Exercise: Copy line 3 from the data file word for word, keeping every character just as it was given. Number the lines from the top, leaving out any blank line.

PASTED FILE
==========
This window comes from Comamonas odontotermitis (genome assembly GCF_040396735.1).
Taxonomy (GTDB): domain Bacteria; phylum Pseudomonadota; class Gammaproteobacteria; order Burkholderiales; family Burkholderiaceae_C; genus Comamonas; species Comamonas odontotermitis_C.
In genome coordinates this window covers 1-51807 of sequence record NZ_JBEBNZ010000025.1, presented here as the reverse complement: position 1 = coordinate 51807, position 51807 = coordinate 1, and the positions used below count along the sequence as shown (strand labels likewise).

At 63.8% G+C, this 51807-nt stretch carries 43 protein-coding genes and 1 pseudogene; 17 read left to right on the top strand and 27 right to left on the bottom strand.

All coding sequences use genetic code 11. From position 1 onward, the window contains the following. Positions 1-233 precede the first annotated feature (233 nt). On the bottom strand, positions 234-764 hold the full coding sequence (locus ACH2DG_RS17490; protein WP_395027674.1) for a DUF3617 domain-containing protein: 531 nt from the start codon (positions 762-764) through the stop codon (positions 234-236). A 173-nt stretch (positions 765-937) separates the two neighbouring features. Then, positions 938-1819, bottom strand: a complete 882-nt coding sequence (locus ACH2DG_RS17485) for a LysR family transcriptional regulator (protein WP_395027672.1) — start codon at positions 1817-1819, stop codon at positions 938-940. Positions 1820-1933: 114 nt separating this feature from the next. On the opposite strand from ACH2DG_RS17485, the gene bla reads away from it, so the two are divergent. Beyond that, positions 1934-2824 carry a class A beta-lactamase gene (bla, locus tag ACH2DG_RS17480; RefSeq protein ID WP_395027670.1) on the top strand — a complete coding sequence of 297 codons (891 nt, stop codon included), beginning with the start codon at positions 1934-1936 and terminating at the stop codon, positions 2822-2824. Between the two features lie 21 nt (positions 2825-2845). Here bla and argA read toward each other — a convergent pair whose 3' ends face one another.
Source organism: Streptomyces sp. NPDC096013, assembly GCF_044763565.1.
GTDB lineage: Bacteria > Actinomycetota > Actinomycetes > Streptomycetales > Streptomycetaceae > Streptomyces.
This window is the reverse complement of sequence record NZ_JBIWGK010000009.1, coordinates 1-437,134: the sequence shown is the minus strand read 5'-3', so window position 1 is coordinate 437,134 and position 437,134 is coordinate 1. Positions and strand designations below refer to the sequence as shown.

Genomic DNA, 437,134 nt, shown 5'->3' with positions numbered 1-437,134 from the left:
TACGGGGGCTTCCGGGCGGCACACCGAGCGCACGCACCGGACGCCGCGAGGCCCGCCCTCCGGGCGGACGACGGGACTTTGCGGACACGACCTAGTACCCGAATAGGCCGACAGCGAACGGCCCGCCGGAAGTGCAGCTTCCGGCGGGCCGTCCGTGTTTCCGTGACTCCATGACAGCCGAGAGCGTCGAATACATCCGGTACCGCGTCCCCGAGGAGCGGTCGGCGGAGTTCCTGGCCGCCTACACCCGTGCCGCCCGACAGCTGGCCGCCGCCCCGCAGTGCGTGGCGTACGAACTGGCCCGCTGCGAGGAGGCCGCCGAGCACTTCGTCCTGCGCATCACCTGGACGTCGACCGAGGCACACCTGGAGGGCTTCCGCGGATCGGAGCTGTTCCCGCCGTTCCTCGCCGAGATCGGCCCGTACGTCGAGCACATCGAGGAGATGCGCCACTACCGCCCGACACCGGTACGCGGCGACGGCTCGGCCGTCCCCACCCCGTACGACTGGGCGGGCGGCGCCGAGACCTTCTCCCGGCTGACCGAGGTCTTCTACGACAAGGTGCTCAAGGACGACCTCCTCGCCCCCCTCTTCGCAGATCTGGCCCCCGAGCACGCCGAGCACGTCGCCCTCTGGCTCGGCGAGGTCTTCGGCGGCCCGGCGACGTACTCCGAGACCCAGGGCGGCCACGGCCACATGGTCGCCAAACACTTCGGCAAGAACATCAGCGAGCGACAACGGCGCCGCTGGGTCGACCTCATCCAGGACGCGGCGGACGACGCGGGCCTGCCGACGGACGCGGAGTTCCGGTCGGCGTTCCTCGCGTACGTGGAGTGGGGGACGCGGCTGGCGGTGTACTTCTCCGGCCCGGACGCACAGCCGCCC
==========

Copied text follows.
In genome coordinates this window covers 1-51807 of sequence record NZ_JBEBNZ010000025.1, presented here as the reverse complement: position 1 = coordinate 51807, position 51807 = coordinate 1, and the positions used below count along the sequence as shown (strand labels likewise).